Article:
“Seriously. Now that they took off, you know. That mole. Do you feel like yourself again?”
My father didn’t respond right away. “I do and I don’t,” he said, softly. “The graft they gave me, putting part of my leg on my back. I’m all rearranged.”
“But you’re all right, though, right? That cancer. It’s not coming back. Is it?”
He sat there for a long time, the smoke from his cigarette curling toward the ceiling. He was silent for so long, I wondered if he’d forgotten my question.
“You’ll take care of them,” he said. “When I’m gone?”
“Your sister. Your mother. They’ll need you to be the strong one.”
“Me?” I said. “What are you talking about? You said you were okay now.”
“That’s right,” he said.
“So you don’t need me to be taking care of anyone. They said they got it all.”
“But just in case. It’d be your job. To look out for them, if you had to.” I played a couple of random notes on the keyboard, in the upper octaves.
“You will, won’t you?” said my father. “Tell me you will.”
“Look out for them,” he said, urgently. “Be the man.”
“You said I wouldn’t have to,” I said. He was starting to annoy me now. “You said you’d be fine.”
He took a drag of his cigarette, held the smoke in his lungs for an impossibly long time. “Why don’t you play something?” he said. “How about Schumann’s “Traumerei”? From the Scenes from Childhood?”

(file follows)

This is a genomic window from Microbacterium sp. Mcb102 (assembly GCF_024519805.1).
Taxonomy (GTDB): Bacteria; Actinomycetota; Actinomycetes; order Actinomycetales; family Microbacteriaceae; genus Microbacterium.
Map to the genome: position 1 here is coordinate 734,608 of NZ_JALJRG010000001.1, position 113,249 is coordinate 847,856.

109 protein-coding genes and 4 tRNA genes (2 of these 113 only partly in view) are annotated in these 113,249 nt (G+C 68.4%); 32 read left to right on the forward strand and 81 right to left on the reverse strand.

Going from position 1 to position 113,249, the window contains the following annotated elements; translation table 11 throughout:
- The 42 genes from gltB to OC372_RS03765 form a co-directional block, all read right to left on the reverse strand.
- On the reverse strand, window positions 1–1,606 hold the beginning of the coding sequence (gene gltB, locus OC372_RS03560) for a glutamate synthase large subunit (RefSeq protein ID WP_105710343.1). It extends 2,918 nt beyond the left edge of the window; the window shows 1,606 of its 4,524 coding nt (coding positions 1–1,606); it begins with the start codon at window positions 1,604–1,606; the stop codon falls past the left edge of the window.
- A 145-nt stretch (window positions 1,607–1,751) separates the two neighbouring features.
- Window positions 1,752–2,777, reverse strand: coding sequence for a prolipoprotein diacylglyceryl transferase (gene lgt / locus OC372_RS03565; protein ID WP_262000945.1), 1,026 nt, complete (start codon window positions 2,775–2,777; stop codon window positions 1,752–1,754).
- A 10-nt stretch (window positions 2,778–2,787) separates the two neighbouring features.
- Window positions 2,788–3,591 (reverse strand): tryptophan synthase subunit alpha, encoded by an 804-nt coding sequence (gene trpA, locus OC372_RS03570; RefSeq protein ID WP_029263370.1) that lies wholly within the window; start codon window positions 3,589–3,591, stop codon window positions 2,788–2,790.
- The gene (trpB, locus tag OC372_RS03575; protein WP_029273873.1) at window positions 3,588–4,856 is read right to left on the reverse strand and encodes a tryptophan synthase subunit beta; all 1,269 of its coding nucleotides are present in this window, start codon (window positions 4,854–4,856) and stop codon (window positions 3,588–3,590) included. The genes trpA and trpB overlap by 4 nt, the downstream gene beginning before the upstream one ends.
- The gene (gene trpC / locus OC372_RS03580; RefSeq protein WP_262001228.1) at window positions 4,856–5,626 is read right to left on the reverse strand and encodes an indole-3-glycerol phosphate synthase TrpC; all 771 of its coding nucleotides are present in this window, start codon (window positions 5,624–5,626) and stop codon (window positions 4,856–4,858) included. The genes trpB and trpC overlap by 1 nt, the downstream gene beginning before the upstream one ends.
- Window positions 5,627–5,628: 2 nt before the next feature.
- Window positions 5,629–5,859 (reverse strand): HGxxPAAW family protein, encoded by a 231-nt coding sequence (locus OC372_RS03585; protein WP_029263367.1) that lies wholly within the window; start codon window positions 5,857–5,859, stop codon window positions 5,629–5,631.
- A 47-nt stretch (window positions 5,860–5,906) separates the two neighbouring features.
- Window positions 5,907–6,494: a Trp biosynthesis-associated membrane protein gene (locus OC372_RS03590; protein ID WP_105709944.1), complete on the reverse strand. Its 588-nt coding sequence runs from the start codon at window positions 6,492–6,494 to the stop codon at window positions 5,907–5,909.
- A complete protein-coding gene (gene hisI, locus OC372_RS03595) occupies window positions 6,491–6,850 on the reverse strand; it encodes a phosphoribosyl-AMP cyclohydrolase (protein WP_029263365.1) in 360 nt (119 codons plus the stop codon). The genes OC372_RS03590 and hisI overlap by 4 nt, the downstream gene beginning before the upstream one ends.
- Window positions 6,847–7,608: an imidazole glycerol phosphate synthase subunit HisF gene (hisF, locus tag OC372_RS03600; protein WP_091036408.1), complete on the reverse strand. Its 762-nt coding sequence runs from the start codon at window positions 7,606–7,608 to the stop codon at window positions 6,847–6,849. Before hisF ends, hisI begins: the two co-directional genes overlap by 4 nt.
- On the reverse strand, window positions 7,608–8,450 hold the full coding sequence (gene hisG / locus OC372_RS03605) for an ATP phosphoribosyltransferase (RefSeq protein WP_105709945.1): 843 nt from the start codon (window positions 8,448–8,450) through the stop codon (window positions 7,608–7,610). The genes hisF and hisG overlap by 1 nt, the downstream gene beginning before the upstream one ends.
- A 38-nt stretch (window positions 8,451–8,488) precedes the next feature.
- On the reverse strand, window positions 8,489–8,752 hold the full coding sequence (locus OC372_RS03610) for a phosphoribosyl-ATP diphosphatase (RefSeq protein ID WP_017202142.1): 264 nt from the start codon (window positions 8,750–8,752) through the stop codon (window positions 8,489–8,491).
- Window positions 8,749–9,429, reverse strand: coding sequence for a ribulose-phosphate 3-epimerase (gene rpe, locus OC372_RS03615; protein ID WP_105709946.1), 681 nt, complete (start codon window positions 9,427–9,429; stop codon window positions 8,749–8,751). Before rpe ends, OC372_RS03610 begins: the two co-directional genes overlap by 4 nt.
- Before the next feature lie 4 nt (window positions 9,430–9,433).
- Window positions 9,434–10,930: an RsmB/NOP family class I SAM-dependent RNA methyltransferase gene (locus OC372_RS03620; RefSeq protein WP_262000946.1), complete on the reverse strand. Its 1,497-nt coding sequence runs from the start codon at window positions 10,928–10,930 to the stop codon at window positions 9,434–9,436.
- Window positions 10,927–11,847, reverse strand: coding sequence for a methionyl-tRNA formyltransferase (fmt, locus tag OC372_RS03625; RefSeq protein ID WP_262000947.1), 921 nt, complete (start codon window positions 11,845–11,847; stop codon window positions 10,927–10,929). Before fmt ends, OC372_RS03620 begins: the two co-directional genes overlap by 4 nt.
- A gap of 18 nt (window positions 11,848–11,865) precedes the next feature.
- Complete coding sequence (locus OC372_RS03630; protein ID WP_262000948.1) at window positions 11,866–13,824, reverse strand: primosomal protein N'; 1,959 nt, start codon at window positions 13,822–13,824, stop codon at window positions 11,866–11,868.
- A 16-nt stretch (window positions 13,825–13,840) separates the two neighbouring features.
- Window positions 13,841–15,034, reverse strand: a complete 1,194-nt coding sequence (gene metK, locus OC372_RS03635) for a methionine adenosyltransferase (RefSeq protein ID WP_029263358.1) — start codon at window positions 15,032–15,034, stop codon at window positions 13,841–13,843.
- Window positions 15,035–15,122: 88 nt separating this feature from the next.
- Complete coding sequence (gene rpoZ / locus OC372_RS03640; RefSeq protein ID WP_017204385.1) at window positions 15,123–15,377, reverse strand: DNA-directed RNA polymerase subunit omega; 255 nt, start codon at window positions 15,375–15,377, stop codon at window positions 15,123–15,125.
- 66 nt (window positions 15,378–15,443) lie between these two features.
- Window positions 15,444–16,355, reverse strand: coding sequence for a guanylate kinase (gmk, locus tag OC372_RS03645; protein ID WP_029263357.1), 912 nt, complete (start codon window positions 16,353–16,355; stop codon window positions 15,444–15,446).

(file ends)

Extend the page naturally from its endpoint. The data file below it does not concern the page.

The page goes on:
“Fine,” I said.
“Only,” he said, “play it in ragtime.”
I gave it to him in ragtime. Like that made any sense. He sat there in his chair, staring into the fireplace, as I played “Traumerei” like a mentally challenged Jelly Roll Morton.
Halfway through the song, I found tears welling up in my eyes. They spilled over my lashes and ran down my face. I hated that he could see them, but I couldn’t wipe the tears off while I was playing.
Slowly he got out of his chair and came over to the piano, sat down next to me on the bench. Then he put his hand on the side of my face.
“Now, now,” he said kindly. “That’s enough of that.”
IN THE FALL of 2006, a woman named Wendy stepped through the front door of the Coffin House and stood in the hallway for a moment. She was wearing a t-shirt that said Bewitched.
I’d assumed, when I set out to investigate the Coffin House’s spirits, that it would be difficult to find a ghostbuster in the Philadelphia area. And yet in no time at all, I’d befriended this Wendy, a large, generous woman who ran a group called Totally Batty. When she wasn’t busting ghosts, Wendy worked in lingerie at a department store. When I’d asked her if she’d be willing to come over and check out the Coffin House, she said sure.